8 August 2012

Zimbabwe: 'No Need to Penalise Firms Over Incomplete Projects'

THERE is need to impose penalties on companies that fail to complete projects awarded to them through the State Procurement Board, Parliament heard yesterday. The legislators say this is part of efforts to strengthen efficiency and transparency in the tendering system.

The Portfolio Committee on Budget, Finance and Investment Promotion said there was need for proper monitoring for those firms that won tenders to avoid delays in completing projects.

The Committee said this when it tabled a report on the operations of the SPB.

The report tabled by Kambuzuma MP, Mr Willias Madzimure (MDC-T) says projects less than US$100 000 should be adjudicated without the involvement of SPB.

The SPB is currently being overwhelmed by bids.

"The Committee was concerned about the lack of a monitoring mechanism to ensure that non-performing contractors are held to account. It established serious shortcomings in terms of implementing and monitoring of contracts awarded by the SPB," said Mr Madzimure while tabling the report.

"The SPB apparently has no interest in the outcome of contracts and argued that the implementing agency has the responsibility of monitoring implementation, yet in some cases their recommended contractors will have been ignored. The Committee proposes the introduction of a stage return system, which compels accounting officers to update the SPB on developments relating to the execution of contracts on a regular basis and a final report and assessment of value for money when the contract is completed and handed over."

Zvishavane MP, Cde Obert Matshalaga (Zanu-PF), echoed the same sentiments saying there was need for punitive actions for those who took long to complete projects.

"There is a legislative weakness as there are no penalties if companies fail to perform. The SPB just awards tenders, the supervision is left entirely to different entities."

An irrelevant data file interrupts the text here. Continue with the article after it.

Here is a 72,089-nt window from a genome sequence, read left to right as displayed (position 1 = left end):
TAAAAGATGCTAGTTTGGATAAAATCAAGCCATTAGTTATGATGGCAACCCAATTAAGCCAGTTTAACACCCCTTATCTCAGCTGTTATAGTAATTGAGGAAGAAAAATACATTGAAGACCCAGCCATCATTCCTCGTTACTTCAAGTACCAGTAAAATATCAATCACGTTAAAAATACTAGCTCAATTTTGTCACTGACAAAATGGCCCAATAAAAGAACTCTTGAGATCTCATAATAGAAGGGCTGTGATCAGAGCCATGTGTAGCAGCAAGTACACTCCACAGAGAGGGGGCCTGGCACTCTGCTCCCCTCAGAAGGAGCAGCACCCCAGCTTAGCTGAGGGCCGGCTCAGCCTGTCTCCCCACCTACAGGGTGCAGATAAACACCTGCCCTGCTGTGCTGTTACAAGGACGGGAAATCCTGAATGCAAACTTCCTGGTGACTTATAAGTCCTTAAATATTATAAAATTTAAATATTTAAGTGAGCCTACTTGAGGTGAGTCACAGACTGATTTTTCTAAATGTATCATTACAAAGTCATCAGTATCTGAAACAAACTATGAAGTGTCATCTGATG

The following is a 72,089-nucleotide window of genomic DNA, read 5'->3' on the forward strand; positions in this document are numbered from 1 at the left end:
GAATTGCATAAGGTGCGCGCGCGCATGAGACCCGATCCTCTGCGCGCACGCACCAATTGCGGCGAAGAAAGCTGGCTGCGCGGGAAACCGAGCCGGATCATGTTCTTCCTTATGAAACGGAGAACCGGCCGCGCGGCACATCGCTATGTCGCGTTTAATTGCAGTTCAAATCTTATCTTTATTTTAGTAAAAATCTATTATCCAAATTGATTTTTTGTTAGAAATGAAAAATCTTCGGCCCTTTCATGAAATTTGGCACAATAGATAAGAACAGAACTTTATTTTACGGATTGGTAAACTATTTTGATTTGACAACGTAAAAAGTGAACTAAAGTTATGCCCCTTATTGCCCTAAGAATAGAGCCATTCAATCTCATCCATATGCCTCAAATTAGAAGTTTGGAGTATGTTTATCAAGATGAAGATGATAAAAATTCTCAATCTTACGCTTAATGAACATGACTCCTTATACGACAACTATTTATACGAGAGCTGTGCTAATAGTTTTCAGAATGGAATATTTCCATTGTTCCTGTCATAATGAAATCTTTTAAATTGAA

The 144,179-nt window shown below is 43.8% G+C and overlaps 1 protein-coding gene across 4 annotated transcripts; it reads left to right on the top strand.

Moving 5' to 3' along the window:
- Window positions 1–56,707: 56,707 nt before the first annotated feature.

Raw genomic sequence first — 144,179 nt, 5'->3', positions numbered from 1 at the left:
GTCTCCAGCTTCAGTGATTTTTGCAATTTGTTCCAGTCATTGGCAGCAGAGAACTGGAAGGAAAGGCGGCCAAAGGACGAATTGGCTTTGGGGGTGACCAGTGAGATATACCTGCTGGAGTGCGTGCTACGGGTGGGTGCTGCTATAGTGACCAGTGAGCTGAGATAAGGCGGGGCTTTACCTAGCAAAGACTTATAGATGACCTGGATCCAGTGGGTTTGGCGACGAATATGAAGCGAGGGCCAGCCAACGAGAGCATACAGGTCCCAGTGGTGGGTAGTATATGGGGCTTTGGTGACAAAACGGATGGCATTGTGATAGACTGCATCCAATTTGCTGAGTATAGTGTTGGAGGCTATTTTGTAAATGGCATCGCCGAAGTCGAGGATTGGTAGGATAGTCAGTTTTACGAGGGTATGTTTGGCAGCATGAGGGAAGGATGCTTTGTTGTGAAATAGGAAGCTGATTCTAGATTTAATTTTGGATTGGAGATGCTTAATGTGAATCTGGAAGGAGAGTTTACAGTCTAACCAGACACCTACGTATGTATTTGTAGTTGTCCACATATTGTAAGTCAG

The Committee also recommended that the SPB decentralise information dissemination through establishment of a website and forms that could be found on the internet.

Stakeholders cited the challenge arising from the centralisation of the SPB offices in Harare.

They argued that the advertising of tenders in The Herald left those outside the capital in the cold.

"Contractors outside the main cites also have challenges in collecting tender documents and submitting bids. To them the tender process is both costly and time-consuming as it demands that one travels to Harare, resulting in some cases, disqualification arising from the late submission of documents," read the Committee report.

"To circumvent this challenge, the Committee agrees with stakeholders' proposal for the decentralisation of the SPB offices beginning with the major towns. Stakeholders also proposed that the SPB should establish a website from which forms can be downloaded and documents submitted electronically for the Board's consideration."

The Committee also noted that there were delays in awarding of tenders, a development that culminates in the delay of project implementation and escalation of prices of goods and services.

"The SPB blamed some of the delays on the procurement entities, which failed to observe the 15 working days stipulation to adjudicate tenders and submit recommendations to the SPB" said Mr Madzimure.

"The Committee submits that the maximum time the SPB should take in processing projects of a complex nature should be three months and the rest should be disposed of in relatively shorter periods of time. The Administrative Court should assist by giving priority to appeals on the SPB decisions brought to its attention."

It was also noted that SPB was hamstrung by lower staff complement than what is required.

"The Committee therefore proposes that all tenders with a value of less $100 000 be awarded without review but that they be submitted to the SPB for oversight and audit," read the report.

The Committee noted that foreign firms being awarded tenders were sidelining local suppliers even if they were readily available and affordable.

It was noted that some foreign firms were bringing their own labour, bricks and other raw materials.

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